LAVCA: What is the typical ticket size of your investments? Do you normally take control positions in companies or minority stakes?
Sandoval: In most cases, Kandeo will aim to secure control positions without majority ownership, furthermore aligning closely with each company the decision-making rights.
In keeping with the firm’s overall strategy, Kandeo seeks to make investments of between $15 million and $50 million in companies.
LAVCA: Kandeo has historically focused on Colombia, Mexico, and Peru. Are you exploring any new markets, considering recent political changes in countries like Argentina?
Sandoval: For now, our only focus is in Colombia, Mexico, and Peru. We believe that this specific investment focus, largely supported by strong sector growth and relatively limited competition with traditional banking and other financial services institutions, provides Kandeo with a unique opportunity to achieve attractive performance results while concurrently exerting a positive social influence in these three countries.
LAVCA: Do you see the integration of economies as a result of the Pacific Alliance creating new opportunities for Kandeo?
Sandoval: Absolutely, treaties and alliances such as the Pacific Alliance gives political stability to the region and at the same time promotes security for foreign investment to stimulate growth and prosperity to its members. Mexico, Colombia, Peru and Chile share common values in trade, regulations, and most importantly have had stable democracies in the past decades. The four countries have prudent and conservative monetary and fiscal policies, with limited government intervention into the private sector which creates many opportunities for Kandeo and the industry in general.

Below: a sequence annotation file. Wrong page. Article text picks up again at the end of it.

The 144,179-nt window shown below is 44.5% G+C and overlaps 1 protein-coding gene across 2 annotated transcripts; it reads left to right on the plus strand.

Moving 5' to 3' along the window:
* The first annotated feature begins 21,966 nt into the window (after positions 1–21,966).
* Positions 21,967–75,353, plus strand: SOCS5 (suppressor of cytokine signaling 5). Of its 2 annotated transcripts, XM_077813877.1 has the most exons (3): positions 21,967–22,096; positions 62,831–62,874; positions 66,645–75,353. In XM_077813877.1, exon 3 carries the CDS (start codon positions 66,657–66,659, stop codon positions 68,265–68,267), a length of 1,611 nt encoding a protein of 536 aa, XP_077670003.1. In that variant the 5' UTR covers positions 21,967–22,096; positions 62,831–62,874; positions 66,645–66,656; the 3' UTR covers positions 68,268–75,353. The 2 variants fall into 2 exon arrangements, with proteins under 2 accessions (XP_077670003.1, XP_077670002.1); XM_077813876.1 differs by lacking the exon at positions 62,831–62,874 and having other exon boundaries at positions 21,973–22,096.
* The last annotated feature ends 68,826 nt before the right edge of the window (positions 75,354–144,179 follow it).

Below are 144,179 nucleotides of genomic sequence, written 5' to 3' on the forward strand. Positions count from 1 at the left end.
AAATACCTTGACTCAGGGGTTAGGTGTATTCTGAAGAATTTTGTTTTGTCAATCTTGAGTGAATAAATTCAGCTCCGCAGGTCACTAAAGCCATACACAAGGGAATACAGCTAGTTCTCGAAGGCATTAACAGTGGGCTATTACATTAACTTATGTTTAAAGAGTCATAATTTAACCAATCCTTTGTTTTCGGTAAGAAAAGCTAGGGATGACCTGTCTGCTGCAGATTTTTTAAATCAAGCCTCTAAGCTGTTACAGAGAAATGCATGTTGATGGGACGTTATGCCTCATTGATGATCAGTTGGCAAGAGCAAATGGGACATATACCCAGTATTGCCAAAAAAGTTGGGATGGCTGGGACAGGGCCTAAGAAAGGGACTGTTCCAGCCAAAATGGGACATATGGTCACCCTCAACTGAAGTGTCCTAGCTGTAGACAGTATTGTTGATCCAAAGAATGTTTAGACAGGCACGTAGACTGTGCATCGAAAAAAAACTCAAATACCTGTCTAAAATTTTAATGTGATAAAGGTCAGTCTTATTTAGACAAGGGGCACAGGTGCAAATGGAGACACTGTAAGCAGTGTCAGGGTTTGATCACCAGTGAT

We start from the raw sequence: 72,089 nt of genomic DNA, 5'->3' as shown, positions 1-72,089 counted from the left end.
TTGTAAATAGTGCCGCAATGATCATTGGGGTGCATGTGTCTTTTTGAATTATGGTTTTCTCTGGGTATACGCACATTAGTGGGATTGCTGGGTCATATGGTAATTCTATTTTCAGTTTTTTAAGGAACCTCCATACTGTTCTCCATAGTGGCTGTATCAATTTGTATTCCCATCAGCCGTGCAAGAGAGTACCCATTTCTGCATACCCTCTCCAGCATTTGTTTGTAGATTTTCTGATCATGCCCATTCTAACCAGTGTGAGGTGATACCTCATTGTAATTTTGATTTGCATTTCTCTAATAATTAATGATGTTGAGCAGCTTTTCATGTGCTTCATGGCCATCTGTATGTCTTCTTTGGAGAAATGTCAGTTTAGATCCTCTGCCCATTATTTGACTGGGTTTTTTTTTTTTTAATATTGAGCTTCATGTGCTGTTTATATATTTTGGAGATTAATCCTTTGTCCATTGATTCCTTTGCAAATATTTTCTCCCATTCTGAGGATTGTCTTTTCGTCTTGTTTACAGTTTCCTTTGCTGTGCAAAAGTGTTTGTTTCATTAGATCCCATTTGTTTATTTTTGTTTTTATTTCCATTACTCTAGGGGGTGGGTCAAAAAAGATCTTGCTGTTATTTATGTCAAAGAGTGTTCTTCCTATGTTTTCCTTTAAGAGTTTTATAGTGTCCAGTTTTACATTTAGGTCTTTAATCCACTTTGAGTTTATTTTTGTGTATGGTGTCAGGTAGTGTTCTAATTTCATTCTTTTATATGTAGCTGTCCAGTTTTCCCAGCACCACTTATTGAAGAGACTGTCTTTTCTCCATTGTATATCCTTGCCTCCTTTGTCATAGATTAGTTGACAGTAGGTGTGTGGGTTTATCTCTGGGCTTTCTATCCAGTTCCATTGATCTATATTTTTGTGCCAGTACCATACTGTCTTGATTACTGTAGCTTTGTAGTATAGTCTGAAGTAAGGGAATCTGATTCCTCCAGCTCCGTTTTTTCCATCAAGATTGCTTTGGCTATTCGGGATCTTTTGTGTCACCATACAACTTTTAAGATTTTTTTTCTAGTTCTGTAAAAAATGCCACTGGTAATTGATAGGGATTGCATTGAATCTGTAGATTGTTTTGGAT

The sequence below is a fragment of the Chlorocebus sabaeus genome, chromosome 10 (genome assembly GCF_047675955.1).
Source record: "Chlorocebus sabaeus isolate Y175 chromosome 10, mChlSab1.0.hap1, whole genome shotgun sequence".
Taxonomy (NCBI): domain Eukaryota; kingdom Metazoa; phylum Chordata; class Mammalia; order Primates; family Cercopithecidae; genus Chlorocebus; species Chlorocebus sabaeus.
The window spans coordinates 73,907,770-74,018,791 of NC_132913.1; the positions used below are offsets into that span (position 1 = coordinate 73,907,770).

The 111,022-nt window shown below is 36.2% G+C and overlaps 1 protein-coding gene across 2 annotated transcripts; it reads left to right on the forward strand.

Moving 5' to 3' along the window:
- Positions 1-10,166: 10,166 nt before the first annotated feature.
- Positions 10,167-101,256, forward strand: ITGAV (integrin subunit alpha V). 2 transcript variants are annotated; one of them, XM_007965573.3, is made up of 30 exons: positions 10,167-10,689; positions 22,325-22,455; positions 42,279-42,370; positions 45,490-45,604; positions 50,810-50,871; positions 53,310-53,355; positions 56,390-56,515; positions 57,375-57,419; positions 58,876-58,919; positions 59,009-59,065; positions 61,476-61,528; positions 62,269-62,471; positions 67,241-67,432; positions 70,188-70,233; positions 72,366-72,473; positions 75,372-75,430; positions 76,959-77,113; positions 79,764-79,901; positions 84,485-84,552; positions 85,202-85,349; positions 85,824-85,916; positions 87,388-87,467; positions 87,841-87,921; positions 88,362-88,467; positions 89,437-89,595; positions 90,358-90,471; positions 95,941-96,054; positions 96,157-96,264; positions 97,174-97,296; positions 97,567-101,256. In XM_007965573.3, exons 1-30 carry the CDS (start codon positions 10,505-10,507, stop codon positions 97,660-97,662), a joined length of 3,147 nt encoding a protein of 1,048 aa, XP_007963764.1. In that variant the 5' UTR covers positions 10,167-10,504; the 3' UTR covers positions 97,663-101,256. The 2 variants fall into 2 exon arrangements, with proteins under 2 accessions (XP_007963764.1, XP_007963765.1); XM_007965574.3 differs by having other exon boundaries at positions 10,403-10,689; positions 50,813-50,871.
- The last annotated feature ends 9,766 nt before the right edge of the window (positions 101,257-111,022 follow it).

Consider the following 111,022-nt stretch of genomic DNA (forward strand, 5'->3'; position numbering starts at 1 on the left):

LAVCA: Please describe one of your portfolio companies. How has Kandeo added value?
Sandoval: With an equity investment of $16.5 million, Kandeo Fund II successfully closed its first portfolio investment in December 2014 – Progresemos – a microfinance institution oriented principally to the provision of working capital group loans to Mexico’s rural sector, with appreciable focus on low-income, female micro entrepreneurs. Kandeo’s capital infusion is positioned to help fund the company’s growth initiatives, strengthen Progresemos’ capital structure and contribute to the implementation of operational assessment tools, as well as the development of new financial products.
LAVCA: What is the strategy for exiting your investments? Who are potential buyers?
Sandoval: Kandeo will pursue a variety of different exit methods. Overall, Kandeo believes that its investment strategy is well-positioned to capitalize on potential exit opportunities, as both local and international strategic players continue to show interest in purchasing financial businesses in the region to further their respective growth objectives.
LAVCA:Why did you join LAVCA?
Sandoval: We believe that is extremely important to be part of an organization that promotes private investment in Latin America and for Kandeo it is an honor to be part of such an exclusive organization. It is essential for Kandeo to belong to LAVCA which has helped us with introductions, facilitating projects, educating our associates thru prestigious industry courses, and all the events we’ve attended promoted by LAVCA have been exceptionally